Reply #14
a variety of CDs by overviewing Bobulous's "Audio Format's Comparison" (http://www.bobulous.org.uk/misc/audio_formats_comparison_2006.html).

I'm fascinated by what people think is a wide variety of music.
Surely you'd find out more by not thinking in terms of bands one likes or considers popular, but by the make-up of the different instruments in each ensemble (whether it's 2 electric guitars + bass + drums versus solo cello etc ...).

For example, how many of the bands (/instrument groupings) in the list have no percussion? Crashing symbols produce much more complex harmonics than a piano note. So some things will be hard to compress and other things easy, and IMO it's much more interesting to find out how each codec performs on simple as well has complex sounds.

C.
PC = TAK + LossyWAV  ::  Portable = Opus (130)

Lossless Comparison Test

Reply #15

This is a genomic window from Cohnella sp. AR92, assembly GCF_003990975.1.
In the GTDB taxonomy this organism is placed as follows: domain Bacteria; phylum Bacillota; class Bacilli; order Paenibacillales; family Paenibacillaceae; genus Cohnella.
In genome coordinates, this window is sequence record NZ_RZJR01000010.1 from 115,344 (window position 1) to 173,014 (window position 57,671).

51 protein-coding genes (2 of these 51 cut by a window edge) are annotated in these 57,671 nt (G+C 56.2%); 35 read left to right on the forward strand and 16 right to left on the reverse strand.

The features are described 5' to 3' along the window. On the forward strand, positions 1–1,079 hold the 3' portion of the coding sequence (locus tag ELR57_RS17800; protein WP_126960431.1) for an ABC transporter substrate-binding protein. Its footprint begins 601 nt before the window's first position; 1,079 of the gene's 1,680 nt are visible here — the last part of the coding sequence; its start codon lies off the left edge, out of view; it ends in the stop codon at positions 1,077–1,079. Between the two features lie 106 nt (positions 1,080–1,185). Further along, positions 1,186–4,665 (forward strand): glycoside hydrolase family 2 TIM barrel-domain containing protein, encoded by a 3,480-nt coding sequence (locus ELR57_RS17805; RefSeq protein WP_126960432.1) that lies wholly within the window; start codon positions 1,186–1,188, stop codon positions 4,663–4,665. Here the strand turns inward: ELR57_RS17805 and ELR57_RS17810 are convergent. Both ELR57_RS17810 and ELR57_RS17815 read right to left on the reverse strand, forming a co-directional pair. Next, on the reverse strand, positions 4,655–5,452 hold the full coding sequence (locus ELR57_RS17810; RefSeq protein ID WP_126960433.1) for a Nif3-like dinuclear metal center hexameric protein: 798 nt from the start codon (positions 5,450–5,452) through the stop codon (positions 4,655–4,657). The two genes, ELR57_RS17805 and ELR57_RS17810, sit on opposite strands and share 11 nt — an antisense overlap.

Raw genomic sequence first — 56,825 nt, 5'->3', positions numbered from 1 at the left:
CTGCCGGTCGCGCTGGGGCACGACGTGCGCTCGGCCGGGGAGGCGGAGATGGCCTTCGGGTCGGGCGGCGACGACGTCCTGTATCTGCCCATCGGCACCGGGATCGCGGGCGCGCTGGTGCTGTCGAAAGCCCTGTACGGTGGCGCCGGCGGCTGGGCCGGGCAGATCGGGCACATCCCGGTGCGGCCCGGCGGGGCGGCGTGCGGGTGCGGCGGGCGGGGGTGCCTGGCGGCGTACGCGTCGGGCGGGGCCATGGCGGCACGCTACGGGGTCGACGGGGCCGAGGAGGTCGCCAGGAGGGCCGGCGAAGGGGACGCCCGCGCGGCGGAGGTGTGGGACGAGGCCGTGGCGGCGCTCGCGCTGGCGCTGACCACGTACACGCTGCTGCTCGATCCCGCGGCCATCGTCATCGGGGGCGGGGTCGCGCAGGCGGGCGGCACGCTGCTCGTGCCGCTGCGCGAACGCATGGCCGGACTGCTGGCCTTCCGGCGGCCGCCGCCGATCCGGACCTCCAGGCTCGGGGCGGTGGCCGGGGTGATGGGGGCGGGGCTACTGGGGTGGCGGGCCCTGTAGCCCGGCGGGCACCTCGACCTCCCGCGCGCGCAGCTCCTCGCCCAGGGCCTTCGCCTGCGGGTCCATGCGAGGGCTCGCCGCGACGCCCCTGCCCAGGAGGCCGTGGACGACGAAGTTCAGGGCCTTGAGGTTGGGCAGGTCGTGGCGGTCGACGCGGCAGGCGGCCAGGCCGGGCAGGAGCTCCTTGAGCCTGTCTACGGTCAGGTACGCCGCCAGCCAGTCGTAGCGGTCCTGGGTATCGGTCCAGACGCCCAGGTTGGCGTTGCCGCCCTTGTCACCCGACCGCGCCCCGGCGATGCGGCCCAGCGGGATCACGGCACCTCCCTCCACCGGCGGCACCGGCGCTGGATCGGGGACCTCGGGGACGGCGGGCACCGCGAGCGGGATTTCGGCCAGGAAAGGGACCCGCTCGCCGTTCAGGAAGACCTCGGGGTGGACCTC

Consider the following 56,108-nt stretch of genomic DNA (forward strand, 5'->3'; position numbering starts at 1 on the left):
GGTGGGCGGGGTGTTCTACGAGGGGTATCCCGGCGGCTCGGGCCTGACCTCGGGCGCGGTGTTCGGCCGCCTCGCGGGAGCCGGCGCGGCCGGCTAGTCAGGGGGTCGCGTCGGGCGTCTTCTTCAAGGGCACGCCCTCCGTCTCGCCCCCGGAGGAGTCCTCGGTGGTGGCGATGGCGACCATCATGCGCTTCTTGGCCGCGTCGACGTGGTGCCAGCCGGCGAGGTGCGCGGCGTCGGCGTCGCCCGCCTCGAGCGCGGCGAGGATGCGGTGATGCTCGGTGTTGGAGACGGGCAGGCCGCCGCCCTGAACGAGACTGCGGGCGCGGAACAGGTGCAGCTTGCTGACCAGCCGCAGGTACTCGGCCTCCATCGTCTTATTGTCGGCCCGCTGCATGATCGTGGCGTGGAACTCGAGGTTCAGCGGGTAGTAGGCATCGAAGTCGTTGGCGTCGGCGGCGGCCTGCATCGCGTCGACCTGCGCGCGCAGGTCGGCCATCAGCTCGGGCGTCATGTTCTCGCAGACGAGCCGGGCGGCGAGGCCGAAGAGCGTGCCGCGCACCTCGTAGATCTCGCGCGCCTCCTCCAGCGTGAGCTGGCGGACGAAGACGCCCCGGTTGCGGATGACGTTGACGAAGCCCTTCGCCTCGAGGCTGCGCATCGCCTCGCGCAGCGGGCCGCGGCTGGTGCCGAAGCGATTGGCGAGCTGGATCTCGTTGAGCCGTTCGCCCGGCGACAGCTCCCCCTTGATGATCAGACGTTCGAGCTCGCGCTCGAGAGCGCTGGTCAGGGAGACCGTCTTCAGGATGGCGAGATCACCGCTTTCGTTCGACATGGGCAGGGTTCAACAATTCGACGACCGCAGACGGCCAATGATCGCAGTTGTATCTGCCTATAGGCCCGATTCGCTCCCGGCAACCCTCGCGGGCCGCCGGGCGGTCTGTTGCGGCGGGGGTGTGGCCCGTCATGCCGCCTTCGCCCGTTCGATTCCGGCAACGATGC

a variety of CDs by overviewing Bobulous's "Audio Format's Comparison" (http://www.bobulous.org.uk/misc/audio_formats_comparison_2006.html).

I'm fascinated by what people think is a wide variety of music.
Surely you'd find out more by not thinking in terms of bands one likes or considers popular, but by the make-up of the different instruments in each ensemble (whether it's 2 electric guitars + bass + drums versus solo cello etc ...).

For example, how many of the bands (/instrument groupings) in the list have no percussion? Crashing symbols produce much more complex harmonics than a piano note. So some things will be hard to compress and other things easy, and IMO it's much more interesting to find out how each codec performs on simple as well has complex sounds.